It is indeed interesting to know if an ALS patient condition is stable or deteriorating. Until 2018 there was little known biomarkers for ALS. Thanks to analysis of the ALS database PRO-ACT, scientists learned that some common biomarkers may indicate how a patient situation is evolving.
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Predicting functional decline and survival in amyotrophic lateral sclerosis.pdf
README.md
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README.md

ALS-biomarkers

Better biomarkers of ALS could enable smaller and more targeted clinical trials. Partially to address this aim, the Prize for Life foundation collected de-identified records from ALS sufferers who participated in clinical trials and made them available to researchers in the PRO-ACT database.

PRO-ACT data was used to predict decline in ALS-FRS over the next 9 months with accuracies exceeding chance and clinicians’ predictions and achieving root mean squared errors of ~54% (which is not so good).

Mei-Lyn Ong, Pei Fang Tan and Joanna D. Holbrook [0] attempted to build models to better predict decline in the ALSFRS-R score and to predict survival. They applied learning algorithms to the demographic, clinical and laboratory parameters in the training set to predict ALSFRS-R decline and the derived fast/slow progression and high/low death risk categories. They say their error in prediction is better than 20%.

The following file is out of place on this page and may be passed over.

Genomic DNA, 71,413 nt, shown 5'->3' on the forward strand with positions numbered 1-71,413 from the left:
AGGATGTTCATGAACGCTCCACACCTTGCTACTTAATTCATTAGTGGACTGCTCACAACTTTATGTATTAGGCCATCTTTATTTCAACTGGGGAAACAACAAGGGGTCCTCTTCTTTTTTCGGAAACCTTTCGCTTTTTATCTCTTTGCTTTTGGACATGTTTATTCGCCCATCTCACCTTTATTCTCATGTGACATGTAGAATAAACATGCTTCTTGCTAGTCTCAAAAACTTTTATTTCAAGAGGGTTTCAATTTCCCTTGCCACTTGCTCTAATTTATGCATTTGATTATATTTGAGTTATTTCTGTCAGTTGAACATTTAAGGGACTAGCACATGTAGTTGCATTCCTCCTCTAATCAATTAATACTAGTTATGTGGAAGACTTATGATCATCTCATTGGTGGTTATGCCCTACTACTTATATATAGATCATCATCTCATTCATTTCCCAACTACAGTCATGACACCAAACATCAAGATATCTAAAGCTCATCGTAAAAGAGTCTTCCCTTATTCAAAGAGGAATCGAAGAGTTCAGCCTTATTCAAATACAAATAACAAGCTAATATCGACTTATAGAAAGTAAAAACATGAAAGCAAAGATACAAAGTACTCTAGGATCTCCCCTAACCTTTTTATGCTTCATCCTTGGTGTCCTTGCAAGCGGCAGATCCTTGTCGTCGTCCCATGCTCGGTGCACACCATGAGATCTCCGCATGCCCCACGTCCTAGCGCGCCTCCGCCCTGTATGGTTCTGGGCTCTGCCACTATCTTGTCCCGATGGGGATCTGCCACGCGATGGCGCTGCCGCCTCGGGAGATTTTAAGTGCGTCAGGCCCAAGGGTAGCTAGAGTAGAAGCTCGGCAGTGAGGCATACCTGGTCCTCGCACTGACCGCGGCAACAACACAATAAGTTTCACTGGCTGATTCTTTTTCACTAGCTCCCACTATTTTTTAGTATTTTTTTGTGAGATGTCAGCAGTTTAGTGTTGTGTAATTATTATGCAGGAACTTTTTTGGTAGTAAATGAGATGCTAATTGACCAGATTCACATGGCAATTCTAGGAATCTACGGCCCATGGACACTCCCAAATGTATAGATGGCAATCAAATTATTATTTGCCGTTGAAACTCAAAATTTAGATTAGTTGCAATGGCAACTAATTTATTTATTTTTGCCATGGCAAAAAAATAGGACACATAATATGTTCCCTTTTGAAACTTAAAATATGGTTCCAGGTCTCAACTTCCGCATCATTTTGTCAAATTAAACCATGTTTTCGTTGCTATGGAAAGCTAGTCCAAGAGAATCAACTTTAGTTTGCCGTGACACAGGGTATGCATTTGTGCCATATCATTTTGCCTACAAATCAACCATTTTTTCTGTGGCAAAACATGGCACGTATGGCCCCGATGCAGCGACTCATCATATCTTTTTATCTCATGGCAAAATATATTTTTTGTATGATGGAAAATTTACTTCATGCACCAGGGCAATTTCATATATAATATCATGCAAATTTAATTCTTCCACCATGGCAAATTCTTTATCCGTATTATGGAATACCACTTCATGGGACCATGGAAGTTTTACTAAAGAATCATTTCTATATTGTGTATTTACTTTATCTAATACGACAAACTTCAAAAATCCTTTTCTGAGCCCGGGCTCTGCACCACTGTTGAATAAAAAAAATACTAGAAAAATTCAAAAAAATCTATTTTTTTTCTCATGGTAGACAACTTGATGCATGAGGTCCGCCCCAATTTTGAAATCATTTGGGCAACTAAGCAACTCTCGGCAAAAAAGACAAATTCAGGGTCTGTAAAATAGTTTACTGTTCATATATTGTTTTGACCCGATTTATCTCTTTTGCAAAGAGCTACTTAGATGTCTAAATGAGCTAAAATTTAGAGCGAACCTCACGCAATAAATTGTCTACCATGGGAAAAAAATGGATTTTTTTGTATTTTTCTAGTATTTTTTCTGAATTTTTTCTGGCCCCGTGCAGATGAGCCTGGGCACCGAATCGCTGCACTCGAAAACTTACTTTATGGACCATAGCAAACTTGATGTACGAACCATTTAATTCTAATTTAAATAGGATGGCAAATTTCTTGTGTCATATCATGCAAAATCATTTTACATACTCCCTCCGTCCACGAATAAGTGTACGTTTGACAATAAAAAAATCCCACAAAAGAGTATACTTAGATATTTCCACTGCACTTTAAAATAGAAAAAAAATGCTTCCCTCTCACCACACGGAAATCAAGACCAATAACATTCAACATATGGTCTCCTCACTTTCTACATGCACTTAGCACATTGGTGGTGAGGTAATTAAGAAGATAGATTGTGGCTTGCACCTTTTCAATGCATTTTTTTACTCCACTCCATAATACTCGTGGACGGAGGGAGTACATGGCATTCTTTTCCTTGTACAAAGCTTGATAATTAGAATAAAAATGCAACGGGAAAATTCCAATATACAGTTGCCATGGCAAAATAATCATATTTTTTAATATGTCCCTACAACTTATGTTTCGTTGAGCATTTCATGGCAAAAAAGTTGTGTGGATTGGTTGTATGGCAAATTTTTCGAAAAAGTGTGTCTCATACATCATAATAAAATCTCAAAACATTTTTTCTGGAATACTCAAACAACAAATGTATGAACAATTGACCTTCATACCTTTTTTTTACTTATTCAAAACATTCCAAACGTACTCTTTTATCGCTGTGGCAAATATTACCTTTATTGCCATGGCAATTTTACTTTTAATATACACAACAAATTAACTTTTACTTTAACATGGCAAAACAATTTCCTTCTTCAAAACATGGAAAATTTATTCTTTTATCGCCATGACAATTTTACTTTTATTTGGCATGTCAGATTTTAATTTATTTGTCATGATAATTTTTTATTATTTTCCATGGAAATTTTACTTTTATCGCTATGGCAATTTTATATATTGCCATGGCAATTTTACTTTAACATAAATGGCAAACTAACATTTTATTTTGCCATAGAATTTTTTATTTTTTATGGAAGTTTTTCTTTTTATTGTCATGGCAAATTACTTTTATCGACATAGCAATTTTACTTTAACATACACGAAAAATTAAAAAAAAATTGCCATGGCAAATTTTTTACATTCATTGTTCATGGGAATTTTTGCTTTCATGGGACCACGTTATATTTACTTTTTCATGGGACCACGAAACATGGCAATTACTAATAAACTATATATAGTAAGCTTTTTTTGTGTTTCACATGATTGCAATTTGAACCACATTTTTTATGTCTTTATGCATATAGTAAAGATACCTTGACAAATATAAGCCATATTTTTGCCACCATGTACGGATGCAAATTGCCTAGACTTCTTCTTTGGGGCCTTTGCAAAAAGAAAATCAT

What is interesting is that they published their results in 2017 in a comprehensive manner and it is possible to use them to provide information to guide a treatment from a reduced set of common biomarkers.
// Alkaline phosphatase
// Albumin
// Creatine Kinase
// Weight
// Chloride
// Bicarbonate
// Gamma Glutamyl Transferase
// Pulse
// Bilirubin

http://padiracinnovation.org/ALS/

[0] Ong M-L, Tan PF, Holbrook JD (2017)
Predicting functional decline and survival in
amyotrophic lateral sclerosis. PLoS ONE 12(4):
e0174925. https://doi.org/10.1371/journal.pone.0174925